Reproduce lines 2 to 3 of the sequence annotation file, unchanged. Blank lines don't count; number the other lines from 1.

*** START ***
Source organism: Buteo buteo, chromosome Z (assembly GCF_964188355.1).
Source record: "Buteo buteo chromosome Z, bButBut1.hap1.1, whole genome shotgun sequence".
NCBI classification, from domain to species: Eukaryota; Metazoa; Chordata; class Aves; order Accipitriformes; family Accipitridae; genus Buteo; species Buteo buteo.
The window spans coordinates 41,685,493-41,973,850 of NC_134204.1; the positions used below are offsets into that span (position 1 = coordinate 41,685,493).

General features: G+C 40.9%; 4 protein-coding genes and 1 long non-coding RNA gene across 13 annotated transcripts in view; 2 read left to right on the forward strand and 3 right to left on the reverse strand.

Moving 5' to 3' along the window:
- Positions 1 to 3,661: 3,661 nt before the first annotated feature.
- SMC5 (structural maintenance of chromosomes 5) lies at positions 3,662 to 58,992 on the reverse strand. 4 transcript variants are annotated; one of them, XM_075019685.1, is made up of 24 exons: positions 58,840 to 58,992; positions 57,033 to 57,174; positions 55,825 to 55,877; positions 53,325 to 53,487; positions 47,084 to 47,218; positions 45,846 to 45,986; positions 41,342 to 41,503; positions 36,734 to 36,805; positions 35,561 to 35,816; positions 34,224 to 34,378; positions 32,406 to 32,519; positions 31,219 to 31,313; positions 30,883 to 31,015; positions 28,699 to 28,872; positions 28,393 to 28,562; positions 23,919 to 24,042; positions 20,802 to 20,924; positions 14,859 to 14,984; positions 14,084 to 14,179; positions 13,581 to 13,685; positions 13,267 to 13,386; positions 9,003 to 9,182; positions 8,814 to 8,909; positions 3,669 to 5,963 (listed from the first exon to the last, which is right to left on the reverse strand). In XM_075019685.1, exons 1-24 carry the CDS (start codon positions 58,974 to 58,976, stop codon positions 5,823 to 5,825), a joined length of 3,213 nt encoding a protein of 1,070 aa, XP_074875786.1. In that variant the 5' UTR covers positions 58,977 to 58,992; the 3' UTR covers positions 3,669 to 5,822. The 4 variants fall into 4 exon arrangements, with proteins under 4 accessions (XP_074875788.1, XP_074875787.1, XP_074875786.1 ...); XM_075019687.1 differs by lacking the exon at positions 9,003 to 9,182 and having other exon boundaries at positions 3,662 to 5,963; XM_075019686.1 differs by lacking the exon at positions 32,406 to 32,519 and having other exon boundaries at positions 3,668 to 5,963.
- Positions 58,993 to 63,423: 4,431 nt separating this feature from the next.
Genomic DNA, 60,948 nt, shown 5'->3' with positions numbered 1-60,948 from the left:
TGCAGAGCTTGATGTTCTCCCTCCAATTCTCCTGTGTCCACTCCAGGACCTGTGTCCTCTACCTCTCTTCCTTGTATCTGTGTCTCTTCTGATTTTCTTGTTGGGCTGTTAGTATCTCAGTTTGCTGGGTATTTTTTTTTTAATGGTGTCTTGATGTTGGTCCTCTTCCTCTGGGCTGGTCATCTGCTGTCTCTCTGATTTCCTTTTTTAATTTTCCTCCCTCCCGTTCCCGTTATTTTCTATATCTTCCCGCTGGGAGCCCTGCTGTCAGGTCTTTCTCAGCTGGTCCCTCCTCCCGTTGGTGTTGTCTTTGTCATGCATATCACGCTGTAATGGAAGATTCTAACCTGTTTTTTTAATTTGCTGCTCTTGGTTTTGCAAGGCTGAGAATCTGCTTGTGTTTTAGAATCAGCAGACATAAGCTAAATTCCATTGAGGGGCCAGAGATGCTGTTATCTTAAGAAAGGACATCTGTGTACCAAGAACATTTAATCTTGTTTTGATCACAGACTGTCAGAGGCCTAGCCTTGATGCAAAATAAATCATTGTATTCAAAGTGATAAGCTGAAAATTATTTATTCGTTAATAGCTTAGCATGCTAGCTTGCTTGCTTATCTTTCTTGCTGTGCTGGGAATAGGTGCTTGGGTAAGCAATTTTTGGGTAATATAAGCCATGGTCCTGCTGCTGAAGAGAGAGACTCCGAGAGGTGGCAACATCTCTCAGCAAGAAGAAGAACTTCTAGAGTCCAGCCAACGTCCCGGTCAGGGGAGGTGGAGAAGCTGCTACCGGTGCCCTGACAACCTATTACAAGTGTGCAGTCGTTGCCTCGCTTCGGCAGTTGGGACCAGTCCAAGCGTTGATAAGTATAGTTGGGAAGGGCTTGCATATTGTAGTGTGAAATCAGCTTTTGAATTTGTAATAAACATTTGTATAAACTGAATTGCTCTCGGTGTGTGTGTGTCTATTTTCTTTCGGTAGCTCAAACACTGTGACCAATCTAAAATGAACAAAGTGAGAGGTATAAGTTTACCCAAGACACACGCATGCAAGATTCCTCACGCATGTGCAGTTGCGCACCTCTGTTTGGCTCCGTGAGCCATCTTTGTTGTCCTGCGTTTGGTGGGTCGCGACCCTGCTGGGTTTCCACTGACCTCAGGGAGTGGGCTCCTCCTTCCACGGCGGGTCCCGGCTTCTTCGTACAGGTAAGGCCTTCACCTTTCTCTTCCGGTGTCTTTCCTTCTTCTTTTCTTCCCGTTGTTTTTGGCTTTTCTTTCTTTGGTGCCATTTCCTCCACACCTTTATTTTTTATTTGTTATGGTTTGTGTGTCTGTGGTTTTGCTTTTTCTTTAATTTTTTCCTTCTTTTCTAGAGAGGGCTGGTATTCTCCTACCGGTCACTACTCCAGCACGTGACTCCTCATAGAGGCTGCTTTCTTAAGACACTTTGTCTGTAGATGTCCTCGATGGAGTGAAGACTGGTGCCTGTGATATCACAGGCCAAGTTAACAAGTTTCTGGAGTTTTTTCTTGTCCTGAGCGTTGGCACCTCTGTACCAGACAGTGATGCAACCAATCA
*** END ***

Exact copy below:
Source record: "Buteo buteo chromosome Z, bButBut1.hap1.1, whole genome shotgun sequence".
NCBI classification, from domain to species: Eukaryota; Metazoa; Chordata; class Aves; order Accipitriformes; family Accipitridae; genus Buteo; species Buteo buteo.